Office of Personnel Management v. Richmond/Concurrence Stevens
Justice STEVENS, concurring in the judgment.
Although I join the Court's judgment, I cannot accept its reasoning. The Appropriations Clause of the Constitution has nothing to do with this case. Payments of pension benefits to retired and disabled federal servants are made "in Consequence of Appropriations made by Law" even if in particular cases they are the product of a mistaken interpretation of a statute or regulation. The Constitution contemplates appropriations that cover programs-not individual appropriations for individual payments. The Court's creative reliance on constitutional text is nothing but a red herring.
The dispute in this case is not about whether an appropriation has been made; it is instead about what rules govern administration of an appropriation that has been made. Once the issue is appropriately framed, it quickly becomes obvious that the Court's resolution of it is untenable. Three hypothetical changes in the facts of this case will illustrate the error in the Court's approach. Assume, first, that the forfeiture involved a permanent and total loss of pension benefits rather than a 6-month hiatus. Suppose also that respondent was a disabled serviceman, totally incapable of productive work, who was promised that his benefits would be unaffected if he enlisted in the Reserve forces to show his continuing commitment to his country. Finally, assume that respondent was activated briefly for the sole purpose of enhancing his earnings, thereby depriving him of his pension permanently. Would the Court apply the harsh rule against estoppel that it announces today? I think not. Unless it found in the statute some unambiguous abrogation of estoppel principles, the Court would apply them to nullify the forfeiture. In doing so, the Court would construe the statute in a way consistent with congressional intent and would ensure that the Executive administered the funds appropriated in a manner consistent with the terms of the appropriation.
This case, however, does not involve such extreme facts. Respondent's loss of benefits was serious but temporary, and, even if we assume that respondent was not adequately compensated for the stress of his increased workload, his additional earnings certainly mitigated the shortfall in benefits. I agree with Justice MARSHALL that there are strong equities favoring respondent's position, but I am persuaded that unless the 5-to-4 decision in Federal Crop Ins. Corporation v. Merrill, 332 U.S. 380, 68 S.Ct. 1, 92 L.Ed. 10 (1947), is repudiated by Congress or this Court, this kind of maladministration must be tolerated. I think the case is closer to Schweiker v. Hansen, 450 U.S. 785, 101 S.Ct. 1468, 67 L.Ed.2d 685 (1981), and Heckler v. Community Health Services of Crawford County, Inc., 467 U.S. 51, 104 S.Ct. 2218, 81 L.Ed.2d 42 (1984), than to Moser v. United States, 341 U.S. 41, 71 S.Ct. 553, 95 L.Ed. 729 (1951), and United States v. Pennsylvania Industrial Chemical Corp., 411 U.S. 655, 93 S.Ct. 1804, 36 L.Ed.2d 567 (1973). Accordingly, I concur in the Court's judgment but not its opinion.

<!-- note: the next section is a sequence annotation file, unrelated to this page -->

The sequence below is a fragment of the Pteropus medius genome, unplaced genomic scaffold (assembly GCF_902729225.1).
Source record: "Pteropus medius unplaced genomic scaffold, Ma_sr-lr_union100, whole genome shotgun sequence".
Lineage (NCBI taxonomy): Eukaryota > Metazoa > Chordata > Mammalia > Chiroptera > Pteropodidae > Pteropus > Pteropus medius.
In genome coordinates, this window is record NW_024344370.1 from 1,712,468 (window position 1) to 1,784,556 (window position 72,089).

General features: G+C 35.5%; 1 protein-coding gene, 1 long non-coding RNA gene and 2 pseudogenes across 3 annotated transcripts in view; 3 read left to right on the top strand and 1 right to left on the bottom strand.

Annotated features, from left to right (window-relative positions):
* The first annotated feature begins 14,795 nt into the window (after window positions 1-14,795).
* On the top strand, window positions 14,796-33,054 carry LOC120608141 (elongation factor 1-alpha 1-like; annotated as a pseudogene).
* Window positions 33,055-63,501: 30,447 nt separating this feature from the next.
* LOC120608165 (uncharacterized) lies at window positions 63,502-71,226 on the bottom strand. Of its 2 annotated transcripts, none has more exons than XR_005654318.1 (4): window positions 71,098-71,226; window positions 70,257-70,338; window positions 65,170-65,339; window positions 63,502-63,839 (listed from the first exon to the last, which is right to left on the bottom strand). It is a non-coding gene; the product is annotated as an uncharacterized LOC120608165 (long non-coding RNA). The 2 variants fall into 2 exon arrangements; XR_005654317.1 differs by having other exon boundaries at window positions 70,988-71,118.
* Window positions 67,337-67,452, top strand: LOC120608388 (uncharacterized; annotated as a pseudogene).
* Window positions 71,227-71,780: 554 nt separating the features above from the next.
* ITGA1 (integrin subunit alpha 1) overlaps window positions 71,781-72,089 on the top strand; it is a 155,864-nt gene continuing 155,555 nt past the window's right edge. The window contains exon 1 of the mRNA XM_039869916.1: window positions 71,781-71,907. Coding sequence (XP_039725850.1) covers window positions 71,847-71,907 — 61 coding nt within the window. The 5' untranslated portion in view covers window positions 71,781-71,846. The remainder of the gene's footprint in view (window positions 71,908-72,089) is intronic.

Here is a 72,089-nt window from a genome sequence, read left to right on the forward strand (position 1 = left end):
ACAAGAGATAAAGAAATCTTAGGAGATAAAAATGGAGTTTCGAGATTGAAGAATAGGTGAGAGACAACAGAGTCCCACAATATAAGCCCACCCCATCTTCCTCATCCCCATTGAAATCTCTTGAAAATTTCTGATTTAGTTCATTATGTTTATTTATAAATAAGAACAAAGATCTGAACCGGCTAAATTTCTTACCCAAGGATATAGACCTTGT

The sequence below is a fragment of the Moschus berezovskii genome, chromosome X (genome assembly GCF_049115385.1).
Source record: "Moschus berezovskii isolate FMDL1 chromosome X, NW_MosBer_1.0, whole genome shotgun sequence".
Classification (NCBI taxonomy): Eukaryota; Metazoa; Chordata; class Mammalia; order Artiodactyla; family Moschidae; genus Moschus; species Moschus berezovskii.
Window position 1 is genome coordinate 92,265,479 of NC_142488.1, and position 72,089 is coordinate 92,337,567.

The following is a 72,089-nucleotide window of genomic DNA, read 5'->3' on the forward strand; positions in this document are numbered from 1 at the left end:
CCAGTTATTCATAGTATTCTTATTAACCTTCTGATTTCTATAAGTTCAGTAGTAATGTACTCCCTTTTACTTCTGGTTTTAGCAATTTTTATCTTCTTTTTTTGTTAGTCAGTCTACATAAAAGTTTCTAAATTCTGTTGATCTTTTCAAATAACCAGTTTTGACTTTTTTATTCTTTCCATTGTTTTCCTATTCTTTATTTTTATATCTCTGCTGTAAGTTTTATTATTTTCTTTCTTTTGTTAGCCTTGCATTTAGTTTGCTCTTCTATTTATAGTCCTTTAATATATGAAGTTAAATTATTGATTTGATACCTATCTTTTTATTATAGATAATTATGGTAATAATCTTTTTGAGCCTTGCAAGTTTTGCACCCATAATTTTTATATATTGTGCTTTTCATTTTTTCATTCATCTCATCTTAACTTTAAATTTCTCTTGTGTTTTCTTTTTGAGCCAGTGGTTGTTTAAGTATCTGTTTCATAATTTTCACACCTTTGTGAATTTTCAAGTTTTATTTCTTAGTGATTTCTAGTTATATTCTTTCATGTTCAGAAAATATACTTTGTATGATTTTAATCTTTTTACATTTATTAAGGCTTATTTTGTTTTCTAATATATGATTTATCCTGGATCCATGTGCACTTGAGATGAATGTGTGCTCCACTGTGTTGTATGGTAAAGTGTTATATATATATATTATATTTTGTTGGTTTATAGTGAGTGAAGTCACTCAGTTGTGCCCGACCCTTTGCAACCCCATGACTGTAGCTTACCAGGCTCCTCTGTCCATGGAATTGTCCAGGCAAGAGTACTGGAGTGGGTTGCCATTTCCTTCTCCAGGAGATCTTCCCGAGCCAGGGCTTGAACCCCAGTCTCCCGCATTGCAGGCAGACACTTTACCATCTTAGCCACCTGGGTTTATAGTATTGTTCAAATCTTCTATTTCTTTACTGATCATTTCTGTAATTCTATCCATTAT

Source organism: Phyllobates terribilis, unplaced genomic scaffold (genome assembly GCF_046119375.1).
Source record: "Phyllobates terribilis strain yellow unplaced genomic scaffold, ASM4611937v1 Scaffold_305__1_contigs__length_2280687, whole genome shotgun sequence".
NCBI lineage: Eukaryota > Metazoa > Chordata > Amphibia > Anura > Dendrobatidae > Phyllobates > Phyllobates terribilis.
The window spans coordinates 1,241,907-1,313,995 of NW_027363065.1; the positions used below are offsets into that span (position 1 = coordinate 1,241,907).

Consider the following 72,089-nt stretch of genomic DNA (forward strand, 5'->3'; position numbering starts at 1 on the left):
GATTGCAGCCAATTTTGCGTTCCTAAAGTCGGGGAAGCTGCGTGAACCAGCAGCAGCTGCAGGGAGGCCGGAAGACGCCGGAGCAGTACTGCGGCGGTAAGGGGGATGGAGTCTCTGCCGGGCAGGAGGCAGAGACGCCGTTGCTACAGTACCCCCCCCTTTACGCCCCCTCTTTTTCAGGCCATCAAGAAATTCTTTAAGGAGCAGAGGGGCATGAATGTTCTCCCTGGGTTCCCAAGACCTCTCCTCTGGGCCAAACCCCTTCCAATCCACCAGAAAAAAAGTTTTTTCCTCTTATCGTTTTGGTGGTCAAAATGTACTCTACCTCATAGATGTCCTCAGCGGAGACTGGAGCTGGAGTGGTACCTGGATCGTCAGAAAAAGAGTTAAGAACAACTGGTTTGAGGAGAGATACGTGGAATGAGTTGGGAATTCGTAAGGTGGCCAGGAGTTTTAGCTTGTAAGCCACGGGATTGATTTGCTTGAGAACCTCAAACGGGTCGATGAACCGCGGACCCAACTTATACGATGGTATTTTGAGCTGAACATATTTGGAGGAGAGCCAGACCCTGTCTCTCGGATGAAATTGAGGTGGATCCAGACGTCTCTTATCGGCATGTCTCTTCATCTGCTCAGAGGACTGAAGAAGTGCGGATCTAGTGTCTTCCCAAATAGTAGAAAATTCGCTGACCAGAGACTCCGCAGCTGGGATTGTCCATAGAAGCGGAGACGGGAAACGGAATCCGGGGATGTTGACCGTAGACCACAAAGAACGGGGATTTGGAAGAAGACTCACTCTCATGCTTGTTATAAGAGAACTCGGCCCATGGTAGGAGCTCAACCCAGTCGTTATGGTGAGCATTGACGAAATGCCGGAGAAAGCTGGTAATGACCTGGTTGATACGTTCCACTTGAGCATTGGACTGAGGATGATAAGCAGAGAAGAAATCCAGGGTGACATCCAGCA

Justice MARSHALL, with whom Justice BRENNAN joins, dissenting.
Respondent, a recipient of a federal disability annuity, was unsure whether he could accept limited overtime work without forfeiting his right to disability payments. He went to his former Government employer seeking an answer, asked the right questions, received an answer in the form of both oral advice and an official Government publication, and relied on that answer. Unfortunately, the publication the Government gave Richmond was years out of date, and the oral information was similarly erroneous. In this case, we must decide who should bear the burden of the Government's error.
The majority hints that it is unsympathetic to Richmond's claim that he was treated unfairly, ante, at 416, but it does not rule on that basis. Rather, the majority resolves the issue by holding as a general rule that a litigant may not succeed on a claim for payment of money from the Treasury in the absence of a statutory appropriation. Although the Constitution generally forbids payments from the Treasury without a congressional appropriation, #fn-s  that proposition does not resolve this case. Most fundamentally, Richmond's collection of disability benefits would be fully consistent with the relevant appropriation. And even if the majority is correct that the statute cannot be construed to appropriate funds for claimants in Richmond's position, petitioner may nonetheless be estopped, on the basis of its prelitigation conduct, from arguing that the Appropriations Clause bars his recovery. Both the statutory construction and the estoppel arguments turn on the equities, and the equities favor Richmond, see 862 F.2d 294, 299 (CA Fed.1988). I therefore dissent.
* As the majority notes, the Appropriations Clause generally bars recovery from the Treasury unless the money sought " 'has been appropriated by an act of Congress.' " Ante, at 424 (quoting Cincinnati Soap Co. v. United States, 301 U.S. 308, 321, 57 S.Ct. 764, 770, 81 L.Ed. 1122 (1937)). The majority acknowledges that Congress has appropriated funds to pay disability annuities in 5 U.S.C. § 8348(a), ante, at 424, but holds that the fund created is intended for the payment of benefits only "as provided by" law, ante, at 424 (quoting § 8348(a)(1)(A)). Section 8337(d) provides that a disability annuity terminates when the annuitant's earning capacity is restored and that such capacity is "deemed restored" if in any calendar year the annuitant makes more than 80% of the current rate of pay of the position he left. The majority contends on the basis of this provision that paying benefits to an annuitant who has exceeded the 80% limit would violate the Appropriations Clause because such benefits are not "provided by" the statute.